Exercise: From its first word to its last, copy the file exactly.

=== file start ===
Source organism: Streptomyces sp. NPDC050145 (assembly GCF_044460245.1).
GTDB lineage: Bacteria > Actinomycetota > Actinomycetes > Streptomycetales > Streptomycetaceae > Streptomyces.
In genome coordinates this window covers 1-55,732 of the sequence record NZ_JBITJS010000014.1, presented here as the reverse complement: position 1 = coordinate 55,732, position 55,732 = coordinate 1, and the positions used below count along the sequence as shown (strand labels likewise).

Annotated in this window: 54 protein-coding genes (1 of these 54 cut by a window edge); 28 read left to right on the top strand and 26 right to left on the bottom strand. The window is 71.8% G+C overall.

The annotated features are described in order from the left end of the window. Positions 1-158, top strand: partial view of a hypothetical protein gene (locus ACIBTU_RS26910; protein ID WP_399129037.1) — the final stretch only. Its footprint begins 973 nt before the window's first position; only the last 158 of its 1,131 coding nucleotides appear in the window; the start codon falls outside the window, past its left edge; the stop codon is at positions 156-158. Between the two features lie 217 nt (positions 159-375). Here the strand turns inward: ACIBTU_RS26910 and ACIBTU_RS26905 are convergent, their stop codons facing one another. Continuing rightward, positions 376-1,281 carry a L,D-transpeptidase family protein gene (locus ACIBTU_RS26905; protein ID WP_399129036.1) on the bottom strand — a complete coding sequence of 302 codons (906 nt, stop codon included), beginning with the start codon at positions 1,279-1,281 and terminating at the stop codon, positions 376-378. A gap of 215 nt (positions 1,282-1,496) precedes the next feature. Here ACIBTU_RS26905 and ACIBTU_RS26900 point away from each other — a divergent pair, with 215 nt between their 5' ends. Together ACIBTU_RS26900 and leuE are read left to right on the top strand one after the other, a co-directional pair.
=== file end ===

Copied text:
Source organism: Streptomyces sp. NPDC050145 (assembly GCF_044460245.1).
GTDB lineage: Bacteria > Actinomycetota > Actinomycetes > Streptomycetales > Streptomycetaceae > Streptomyces.
In genome coordinates this window covers 1-55,732 of the sequence record NZ_JBITJS010000014.1, presented here as the reverse complement: position 1 = coordinate 55,732, position 55,732 = coordinate 1, and the positions used below count along the sequence as shown (strand labels likewise).

Annotated in this window: 54 protein-coding genes (1 of these 54 cut by a window edge); 28 read left to right on the top strand and 26 right to left on the bottom strand. The window is 71.8% G+C overall.

The annotated features are described in order from the left end of the window. Positions 1-158, top strand: partial view of a hypothetical protein gene (locus ACIBTU_RS26910; protein ID WP_399129037.1) — the final stretch only. Its footprint begins 973 nt before the window's first position; only the last 158 of its 1,131 coding nucleotides appear in the window; the start codon falls outside the window, past its left edge; the stop codon is at positions 156-158. Between the two features lie 217 nt (positions 159-375). Here the strand turns inward: ACIBTU_RS26910 and ACIBTU_RS26905 are convergent, their stop codons facing one another. Continuing rightward, positions 376-1,281 carry a L,D-transpeptidase family protein gene (locus ACIBTU_RS26905; protein ID WP_399129036.1) on the bottom strand — a complete coding sequence of 302 codons (906 nt, stop codon included), beginning with the start codon at positions 1,279-1,281 and terminating at the stop codon, positions 376-378. A gap of 215 nt (positions 1,282-1,496) precedes the next feature. Here ACIBTU_RS26905 and ACIBTU_RS26900 point away from each other — a divergent pair, with 215 nt between their 5' ends. Together ACIBTU_RS26900 and leuE are read left to right on the top strand one after the other, a co-directional pair.